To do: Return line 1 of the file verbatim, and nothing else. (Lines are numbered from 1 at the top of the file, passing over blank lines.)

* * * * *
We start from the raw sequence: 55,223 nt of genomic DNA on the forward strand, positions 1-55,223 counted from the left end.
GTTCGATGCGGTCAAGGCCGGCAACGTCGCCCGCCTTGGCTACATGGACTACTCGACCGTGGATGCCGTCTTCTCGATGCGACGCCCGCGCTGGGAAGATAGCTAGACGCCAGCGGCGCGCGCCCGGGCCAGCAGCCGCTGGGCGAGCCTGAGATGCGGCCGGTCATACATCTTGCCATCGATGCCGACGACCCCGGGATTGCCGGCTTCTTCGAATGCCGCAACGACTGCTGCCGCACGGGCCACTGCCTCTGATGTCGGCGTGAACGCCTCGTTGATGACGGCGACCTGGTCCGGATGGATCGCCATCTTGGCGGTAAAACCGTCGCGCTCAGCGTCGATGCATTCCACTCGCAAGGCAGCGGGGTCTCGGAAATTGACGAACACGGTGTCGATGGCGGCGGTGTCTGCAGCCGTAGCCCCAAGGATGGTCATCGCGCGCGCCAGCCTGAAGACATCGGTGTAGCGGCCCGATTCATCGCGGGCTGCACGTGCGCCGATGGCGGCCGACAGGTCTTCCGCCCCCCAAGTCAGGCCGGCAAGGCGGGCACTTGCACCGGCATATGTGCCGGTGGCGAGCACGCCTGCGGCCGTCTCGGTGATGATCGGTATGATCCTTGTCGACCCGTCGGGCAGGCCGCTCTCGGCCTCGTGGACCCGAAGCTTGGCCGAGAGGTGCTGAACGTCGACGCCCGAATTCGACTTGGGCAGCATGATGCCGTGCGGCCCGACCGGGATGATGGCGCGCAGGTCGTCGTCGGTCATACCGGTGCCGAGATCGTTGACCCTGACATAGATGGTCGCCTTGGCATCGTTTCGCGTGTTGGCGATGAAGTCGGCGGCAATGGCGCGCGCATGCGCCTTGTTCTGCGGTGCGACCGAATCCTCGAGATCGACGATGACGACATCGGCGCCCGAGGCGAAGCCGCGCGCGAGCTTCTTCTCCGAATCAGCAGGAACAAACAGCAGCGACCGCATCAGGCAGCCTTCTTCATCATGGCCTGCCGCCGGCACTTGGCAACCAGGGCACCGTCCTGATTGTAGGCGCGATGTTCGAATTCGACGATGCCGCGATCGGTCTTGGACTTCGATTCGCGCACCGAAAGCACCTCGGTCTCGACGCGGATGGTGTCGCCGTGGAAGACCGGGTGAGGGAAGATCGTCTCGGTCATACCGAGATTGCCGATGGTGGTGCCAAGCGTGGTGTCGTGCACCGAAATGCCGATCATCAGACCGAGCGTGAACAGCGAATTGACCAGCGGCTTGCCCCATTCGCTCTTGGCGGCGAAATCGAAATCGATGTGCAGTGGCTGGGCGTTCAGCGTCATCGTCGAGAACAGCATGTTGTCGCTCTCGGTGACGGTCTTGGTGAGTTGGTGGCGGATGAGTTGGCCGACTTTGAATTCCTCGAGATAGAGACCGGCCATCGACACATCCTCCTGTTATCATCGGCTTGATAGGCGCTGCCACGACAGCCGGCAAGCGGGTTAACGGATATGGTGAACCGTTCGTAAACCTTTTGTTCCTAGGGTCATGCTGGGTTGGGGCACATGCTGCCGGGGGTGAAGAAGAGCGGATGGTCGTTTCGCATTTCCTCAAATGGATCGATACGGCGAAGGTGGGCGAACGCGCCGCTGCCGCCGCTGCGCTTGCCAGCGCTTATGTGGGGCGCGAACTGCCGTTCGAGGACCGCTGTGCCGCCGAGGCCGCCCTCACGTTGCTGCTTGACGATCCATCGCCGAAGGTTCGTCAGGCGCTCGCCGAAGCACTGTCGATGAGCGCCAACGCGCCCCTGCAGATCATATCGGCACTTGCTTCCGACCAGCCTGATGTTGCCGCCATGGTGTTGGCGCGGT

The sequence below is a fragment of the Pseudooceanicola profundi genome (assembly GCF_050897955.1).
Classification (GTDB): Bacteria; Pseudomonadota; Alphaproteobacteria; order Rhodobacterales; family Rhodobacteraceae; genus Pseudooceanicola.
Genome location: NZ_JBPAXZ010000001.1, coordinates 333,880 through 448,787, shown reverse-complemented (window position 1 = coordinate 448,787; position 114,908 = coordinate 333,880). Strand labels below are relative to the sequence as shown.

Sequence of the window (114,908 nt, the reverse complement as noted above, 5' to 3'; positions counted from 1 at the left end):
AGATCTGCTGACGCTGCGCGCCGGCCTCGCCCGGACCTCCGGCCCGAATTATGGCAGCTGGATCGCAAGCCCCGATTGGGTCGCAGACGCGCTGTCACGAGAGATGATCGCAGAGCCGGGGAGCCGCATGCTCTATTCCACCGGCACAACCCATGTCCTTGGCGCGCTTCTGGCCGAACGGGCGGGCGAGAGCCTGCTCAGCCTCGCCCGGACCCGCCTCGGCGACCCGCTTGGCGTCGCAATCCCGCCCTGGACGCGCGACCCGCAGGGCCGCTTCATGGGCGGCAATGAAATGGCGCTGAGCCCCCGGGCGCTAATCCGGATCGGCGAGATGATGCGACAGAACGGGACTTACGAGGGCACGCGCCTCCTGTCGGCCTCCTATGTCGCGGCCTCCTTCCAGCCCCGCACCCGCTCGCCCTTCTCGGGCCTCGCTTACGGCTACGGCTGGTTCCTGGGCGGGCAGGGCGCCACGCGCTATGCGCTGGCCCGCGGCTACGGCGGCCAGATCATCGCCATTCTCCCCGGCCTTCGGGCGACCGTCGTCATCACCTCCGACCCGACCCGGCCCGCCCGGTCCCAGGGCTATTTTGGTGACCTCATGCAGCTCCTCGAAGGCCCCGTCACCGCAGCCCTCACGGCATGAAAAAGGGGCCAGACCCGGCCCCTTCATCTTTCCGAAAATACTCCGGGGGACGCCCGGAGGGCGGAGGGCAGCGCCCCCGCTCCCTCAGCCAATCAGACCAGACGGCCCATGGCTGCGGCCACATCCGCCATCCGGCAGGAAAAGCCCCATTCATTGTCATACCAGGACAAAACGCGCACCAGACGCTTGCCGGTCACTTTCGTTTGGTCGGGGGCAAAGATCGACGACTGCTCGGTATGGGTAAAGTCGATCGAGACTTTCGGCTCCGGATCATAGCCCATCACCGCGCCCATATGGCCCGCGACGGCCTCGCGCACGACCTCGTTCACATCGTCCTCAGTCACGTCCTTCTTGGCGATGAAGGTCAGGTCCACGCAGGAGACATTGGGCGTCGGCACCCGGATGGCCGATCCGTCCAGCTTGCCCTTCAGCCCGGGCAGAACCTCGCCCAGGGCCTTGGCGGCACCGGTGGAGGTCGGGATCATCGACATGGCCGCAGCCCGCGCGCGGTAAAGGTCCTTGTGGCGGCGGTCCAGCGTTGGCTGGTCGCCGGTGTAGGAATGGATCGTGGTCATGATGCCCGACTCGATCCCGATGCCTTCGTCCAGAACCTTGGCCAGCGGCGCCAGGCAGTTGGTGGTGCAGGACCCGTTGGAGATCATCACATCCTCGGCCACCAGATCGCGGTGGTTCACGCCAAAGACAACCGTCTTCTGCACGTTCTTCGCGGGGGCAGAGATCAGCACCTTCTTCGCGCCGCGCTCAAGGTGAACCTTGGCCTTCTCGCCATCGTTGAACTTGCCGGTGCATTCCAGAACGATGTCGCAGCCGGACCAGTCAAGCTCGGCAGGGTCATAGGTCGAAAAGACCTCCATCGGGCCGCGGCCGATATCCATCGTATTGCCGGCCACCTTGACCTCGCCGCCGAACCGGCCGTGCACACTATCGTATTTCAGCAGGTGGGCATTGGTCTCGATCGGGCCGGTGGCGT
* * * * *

We start from the raw sequence: 55,223 nt of genomic DNA on the forward strand, positions 1-55,223 counted from the left end.